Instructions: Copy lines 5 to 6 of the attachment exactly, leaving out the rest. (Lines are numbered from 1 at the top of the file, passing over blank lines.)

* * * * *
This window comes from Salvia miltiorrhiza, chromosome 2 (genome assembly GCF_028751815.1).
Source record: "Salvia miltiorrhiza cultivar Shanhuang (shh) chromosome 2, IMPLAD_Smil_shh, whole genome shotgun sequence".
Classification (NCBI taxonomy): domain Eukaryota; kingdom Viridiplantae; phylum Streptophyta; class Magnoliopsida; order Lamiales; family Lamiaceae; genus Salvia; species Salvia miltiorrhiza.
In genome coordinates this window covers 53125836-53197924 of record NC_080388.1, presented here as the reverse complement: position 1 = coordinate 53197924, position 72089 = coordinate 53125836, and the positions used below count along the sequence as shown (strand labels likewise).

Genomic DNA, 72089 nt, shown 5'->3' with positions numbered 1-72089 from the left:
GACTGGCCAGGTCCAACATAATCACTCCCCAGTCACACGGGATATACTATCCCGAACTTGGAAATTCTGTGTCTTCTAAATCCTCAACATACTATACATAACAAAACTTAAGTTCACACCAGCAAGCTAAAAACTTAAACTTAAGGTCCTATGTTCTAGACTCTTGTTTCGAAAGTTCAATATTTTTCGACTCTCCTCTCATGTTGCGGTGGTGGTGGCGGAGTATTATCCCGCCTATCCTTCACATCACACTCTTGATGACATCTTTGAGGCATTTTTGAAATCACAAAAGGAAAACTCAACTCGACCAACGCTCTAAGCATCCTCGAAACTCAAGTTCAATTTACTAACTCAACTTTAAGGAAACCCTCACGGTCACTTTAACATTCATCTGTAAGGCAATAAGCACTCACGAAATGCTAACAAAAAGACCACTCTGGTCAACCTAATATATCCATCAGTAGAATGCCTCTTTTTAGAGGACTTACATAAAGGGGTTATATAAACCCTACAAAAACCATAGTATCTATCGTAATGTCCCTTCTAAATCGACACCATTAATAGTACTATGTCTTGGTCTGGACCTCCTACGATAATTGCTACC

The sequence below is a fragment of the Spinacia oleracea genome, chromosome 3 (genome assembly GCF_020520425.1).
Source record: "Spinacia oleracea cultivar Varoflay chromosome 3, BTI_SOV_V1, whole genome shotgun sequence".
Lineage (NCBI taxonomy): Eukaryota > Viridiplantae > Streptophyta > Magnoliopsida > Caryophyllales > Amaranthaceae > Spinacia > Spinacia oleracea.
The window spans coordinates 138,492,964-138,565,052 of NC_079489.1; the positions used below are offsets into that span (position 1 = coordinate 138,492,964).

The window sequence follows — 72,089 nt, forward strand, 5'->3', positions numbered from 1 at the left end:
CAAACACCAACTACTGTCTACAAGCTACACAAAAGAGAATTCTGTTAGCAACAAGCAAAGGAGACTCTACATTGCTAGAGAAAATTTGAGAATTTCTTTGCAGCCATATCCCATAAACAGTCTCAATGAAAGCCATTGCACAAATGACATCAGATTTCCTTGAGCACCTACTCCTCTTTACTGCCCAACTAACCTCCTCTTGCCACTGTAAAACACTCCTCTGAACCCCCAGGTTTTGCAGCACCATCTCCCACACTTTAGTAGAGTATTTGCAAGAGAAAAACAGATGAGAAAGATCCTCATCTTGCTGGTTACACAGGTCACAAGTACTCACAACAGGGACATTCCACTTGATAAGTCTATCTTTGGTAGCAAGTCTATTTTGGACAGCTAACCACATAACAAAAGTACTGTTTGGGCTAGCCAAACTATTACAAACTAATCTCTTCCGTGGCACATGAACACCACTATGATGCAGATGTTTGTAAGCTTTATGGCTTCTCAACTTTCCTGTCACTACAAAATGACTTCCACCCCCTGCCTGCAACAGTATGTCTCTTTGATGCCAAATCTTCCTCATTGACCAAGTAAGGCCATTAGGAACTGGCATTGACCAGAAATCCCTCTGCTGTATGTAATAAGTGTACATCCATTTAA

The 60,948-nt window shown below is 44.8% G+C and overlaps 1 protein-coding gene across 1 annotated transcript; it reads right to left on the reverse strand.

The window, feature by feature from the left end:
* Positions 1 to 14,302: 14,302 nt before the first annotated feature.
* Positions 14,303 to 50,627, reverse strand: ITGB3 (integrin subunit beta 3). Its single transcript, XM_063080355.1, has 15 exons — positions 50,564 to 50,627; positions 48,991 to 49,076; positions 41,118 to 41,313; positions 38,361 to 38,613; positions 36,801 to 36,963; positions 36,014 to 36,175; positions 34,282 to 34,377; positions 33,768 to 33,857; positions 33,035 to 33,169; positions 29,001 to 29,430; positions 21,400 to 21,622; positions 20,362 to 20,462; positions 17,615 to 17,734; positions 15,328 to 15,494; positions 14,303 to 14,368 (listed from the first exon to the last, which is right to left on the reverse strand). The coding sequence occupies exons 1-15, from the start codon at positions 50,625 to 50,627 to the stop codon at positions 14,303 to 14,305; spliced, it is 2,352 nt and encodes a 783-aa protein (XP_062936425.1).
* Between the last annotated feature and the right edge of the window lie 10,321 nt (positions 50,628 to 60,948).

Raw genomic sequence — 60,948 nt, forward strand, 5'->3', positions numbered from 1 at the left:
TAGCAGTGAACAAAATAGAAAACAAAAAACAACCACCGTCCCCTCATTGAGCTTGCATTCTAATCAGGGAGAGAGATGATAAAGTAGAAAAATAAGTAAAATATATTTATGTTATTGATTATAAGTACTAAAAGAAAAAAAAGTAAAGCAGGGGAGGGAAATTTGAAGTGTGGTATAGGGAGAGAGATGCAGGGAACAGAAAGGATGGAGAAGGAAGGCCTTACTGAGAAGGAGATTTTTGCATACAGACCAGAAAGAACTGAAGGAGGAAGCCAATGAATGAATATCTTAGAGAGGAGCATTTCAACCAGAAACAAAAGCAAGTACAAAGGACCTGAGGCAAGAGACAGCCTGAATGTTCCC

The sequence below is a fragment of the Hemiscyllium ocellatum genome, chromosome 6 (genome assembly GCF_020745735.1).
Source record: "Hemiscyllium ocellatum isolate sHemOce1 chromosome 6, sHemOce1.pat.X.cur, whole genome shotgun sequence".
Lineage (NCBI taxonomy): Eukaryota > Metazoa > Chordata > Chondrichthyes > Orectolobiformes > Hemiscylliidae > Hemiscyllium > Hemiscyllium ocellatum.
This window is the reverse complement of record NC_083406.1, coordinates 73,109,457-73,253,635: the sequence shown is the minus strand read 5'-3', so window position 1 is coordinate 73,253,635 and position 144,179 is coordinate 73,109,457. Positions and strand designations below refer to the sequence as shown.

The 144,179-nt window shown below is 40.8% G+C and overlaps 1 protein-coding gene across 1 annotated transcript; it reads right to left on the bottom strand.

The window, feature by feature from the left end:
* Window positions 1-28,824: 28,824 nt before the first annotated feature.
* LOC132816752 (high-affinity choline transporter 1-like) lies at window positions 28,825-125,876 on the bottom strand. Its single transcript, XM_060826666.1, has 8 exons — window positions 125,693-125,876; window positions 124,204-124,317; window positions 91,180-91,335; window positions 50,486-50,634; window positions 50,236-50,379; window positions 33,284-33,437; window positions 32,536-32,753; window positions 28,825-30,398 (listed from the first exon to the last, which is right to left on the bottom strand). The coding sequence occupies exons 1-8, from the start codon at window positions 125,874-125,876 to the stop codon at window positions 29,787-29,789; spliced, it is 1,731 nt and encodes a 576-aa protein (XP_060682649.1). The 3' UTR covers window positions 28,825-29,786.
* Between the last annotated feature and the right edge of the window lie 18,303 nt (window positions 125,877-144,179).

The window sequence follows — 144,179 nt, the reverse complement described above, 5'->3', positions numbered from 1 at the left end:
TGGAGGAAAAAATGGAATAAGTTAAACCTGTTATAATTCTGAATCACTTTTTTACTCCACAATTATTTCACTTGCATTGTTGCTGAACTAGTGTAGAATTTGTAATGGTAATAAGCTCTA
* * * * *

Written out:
Genomic DNA, 72089 nt, shown 5'->3' with positions numbered 1-72089 from the left:
GACTGGCCAGGTCCAACATAATCACTCCCCAGTCACACGGGATATACTATCCCGAACTTGGAAATTCTGTGTCTTCTAAATCCTCAACATACTATACATAACAAAACTTAAGTTCACACCAGCAAGCTAAAAACTTAAACTTAAGGTCCTATGTTCTAGACTCTTGTTTCGAAAGTTCAATATTTTTCGACTCTCCTCTCATGTTGCGGTGGTGGTGGCGGAGTATTATCCCGCCTATCCTTCACATCACACTCTTGATGACATCTTTGAGGCATTTTTGAAATCACAAAAGGAAAACTCAACTCGACCAACGCTCTAAGCATCCTCGAAACTCAAGTTCAATTTACTAACTCAACTTTAAGGAAACCCTCACGGTCACTTTAACATTCATCTGTAAGGCAATAAGCACTCACGAAATGCTAACAAAAAGACCACTCTGGTCAACCTAATATATCCATCAGTAGAATGCCTCTTTTTAGAGGACTTACATAAAGGGGTTATATAAACCCTACAAAAACCATAGTATCTATCGTAATGTCCCTTCTAAATCGACACCATTAATAGTACTATGTCTTGGTCTGGACCTCCTACGATAATTGCTACC